Tuesday, January 15, was the congressional hearing/job interview to determine William Barr’s fitness to serve as our new AG. I watched most of the proceedings on TV with occasional gaps to deal with some loads of laundry. For a warm, mushy minute the hearing harkened back to the calm, respectful order of less partisan days. Hard to believe there is nostalgia for a political process that can seem as uneventful as watching paint dry, except that recently such occasions have offered something more akin to fireworks.
Everyone treated William Barr with seriousness and regard because he certainly has the chops for the job, having been AG thirty years ago (in a Republican administration) and having lived a life of public service. William Barr had with him his 8 year old grandson, apparently a child with some charisma, but the presence of family did not prevent the confrontational tone of the Kavanaugh hearing.
These days we cannot allow ourselves to be lulled into a false sense of comfort. Underneath the welcome civility of a well-conducted political ritual, the content revealed during questioning was more problematic. While Barr obviously trusts Mueller to refuse to conduct a “witch hunt” style investigation, he made no promises that the public will ever learn what the special prosecutor has found. He said it nicely. He said he could not answer the question until he saw the report, but he firmly insisted on his absolute power over whether to release the information and over exactly what information he will release. Then there is the question of why he, or indeed anyone, would want this job.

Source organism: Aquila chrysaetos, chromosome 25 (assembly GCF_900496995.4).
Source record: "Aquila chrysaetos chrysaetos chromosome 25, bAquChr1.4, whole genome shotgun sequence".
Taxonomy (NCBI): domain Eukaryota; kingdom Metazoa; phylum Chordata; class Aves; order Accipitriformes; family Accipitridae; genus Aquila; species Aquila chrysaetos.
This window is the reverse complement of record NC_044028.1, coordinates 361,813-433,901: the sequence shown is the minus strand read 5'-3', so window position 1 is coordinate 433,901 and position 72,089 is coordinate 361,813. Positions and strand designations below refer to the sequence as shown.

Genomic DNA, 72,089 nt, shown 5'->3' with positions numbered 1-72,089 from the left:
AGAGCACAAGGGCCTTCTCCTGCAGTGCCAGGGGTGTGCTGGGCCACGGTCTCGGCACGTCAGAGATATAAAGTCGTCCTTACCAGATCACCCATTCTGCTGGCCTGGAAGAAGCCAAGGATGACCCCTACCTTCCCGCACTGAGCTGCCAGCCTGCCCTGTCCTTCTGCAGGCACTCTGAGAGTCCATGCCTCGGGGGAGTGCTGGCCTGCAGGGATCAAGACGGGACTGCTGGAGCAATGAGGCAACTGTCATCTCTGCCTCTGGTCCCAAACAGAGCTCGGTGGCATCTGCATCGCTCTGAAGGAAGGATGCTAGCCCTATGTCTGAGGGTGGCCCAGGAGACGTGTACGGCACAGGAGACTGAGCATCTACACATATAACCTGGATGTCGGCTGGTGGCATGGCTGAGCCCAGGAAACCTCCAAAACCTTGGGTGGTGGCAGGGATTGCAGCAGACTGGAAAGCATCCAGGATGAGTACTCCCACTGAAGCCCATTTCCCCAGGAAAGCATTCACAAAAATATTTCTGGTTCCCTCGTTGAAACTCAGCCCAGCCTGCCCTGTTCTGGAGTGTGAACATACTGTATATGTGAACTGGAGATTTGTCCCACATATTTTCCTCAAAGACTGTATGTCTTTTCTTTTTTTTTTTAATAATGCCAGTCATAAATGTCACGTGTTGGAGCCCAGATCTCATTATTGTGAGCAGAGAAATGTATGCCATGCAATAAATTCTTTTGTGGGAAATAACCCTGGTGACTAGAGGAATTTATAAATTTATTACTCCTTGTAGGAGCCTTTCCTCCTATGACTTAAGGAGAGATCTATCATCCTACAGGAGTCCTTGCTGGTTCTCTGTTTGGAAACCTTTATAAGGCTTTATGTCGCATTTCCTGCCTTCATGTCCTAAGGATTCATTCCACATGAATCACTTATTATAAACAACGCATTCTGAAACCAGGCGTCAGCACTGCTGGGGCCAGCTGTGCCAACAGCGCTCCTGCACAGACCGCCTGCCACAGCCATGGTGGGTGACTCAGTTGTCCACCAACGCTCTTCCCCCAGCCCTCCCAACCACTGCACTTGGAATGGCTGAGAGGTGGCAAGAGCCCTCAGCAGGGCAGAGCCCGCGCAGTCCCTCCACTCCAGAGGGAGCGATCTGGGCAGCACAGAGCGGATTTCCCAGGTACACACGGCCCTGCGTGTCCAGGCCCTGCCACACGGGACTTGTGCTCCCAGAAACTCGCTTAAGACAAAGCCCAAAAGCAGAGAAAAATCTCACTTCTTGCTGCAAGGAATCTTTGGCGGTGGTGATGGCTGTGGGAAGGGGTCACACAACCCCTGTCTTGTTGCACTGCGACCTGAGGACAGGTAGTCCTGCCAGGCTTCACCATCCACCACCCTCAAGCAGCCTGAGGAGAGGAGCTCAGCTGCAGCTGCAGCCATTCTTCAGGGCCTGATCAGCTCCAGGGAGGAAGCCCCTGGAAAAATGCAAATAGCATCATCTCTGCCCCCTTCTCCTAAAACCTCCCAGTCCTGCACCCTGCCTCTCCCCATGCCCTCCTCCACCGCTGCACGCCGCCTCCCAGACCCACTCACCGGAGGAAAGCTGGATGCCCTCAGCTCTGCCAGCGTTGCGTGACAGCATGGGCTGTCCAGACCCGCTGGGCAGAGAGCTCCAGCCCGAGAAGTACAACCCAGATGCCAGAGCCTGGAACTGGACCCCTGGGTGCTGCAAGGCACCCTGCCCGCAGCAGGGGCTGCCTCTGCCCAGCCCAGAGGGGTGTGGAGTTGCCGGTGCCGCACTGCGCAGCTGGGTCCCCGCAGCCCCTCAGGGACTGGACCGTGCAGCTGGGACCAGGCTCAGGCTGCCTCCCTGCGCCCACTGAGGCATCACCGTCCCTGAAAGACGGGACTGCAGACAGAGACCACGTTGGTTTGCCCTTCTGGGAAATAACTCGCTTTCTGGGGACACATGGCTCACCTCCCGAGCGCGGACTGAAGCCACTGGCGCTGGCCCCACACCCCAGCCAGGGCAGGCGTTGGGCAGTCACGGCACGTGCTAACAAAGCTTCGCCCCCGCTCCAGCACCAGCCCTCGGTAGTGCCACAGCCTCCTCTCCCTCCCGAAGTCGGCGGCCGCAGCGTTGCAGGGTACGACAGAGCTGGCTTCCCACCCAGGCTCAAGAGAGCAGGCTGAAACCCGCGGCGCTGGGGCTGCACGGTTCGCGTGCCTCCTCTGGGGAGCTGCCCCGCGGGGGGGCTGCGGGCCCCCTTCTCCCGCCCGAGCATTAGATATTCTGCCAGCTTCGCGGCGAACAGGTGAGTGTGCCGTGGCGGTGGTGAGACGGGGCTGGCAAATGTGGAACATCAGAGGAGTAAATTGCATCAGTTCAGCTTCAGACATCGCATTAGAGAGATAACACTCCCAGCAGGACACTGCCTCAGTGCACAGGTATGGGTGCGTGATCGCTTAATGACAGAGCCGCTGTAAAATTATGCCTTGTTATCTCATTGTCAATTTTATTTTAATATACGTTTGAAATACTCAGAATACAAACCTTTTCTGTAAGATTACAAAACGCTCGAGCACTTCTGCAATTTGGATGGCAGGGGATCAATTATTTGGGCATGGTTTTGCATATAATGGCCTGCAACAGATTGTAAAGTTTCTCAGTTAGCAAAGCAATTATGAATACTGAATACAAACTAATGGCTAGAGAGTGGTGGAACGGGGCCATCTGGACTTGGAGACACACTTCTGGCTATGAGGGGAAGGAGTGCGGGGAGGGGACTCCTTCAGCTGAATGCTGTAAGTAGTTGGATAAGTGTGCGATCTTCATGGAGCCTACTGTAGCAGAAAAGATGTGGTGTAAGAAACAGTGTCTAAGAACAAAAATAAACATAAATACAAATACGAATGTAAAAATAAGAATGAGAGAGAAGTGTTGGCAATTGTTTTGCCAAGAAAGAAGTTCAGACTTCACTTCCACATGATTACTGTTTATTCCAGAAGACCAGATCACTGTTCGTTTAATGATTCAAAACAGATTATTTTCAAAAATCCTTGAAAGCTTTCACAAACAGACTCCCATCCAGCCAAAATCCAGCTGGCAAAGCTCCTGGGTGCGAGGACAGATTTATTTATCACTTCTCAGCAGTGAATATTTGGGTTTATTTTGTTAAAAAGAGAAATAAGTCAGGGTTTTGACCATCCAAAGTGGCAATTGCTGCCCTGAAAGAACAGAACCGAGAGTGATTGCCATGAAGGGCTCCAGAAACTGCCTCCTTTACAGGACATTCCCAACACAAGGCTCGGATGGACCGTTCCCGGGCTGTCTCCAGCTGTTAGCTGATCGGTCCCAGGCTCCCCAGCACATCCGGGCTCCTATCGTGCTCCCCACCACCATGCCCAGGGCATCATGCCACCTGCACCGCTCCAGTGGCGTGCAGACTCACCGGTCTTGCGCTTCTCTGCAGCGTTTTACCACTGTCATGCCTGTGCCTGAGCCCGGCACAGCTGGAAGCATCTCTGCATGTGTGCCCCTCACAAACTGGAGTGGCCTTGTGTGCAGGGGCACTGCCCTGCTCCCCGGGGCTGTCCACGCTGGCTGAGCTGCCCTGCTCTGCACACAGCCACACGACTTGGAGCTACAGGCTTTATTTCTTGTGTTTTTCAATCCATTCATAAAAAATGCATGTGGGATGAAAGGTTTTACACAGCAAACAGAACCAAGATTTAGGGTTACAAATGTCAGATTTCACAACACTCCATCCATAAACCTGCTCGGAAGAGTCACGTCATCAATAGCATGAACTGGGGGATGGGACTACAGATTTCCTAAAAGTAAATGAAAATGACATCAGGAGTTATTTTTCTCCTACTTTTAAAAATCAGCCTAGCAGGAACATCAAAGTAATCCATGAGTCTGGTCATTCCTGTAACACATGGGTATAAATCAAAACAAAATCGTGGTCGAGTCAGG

So I was yanked from my sentimental swoon and reminded that, while these hearings seem civil on the surface, they are an empty form. Democrats will only be allowed to ask questions. Republicans have the votes to confirm William Barr without any assistance from the Democrats and nothing would be negative enough to deter them.
We are being humored, swayed by phony protocol, until we forget that we still have no power to approve or disapprove Trump appointees. Republicans in the Senate are just putting on a show at taxpayer expense, but have actually bought themselves a rubber stamp. They need the show hearing because without it everyone would see that there is no such thing as regular order and wishing for it will not make it so.
It seems Republicans are also willing to reveal that the money we spent on a special prosecutor does not give ‘we the people’ access to Robert Mueller’s findings. My heart sank; I had not considered this until it came up in discussions over the past few weeks. (And then there was that moment when Lindsay Graham – in a very calm tone – asked Barr to promise to investigate Mueller’s staff because of rumored bias – the word liberal is understood – and Barr agreed that he would.) We cannot afford to let sentiment cloud our vision. Our power to check this administration will not really exist until we win at least the Senate in 2020.
Photo Credit: From a Google Image Search ; USA Today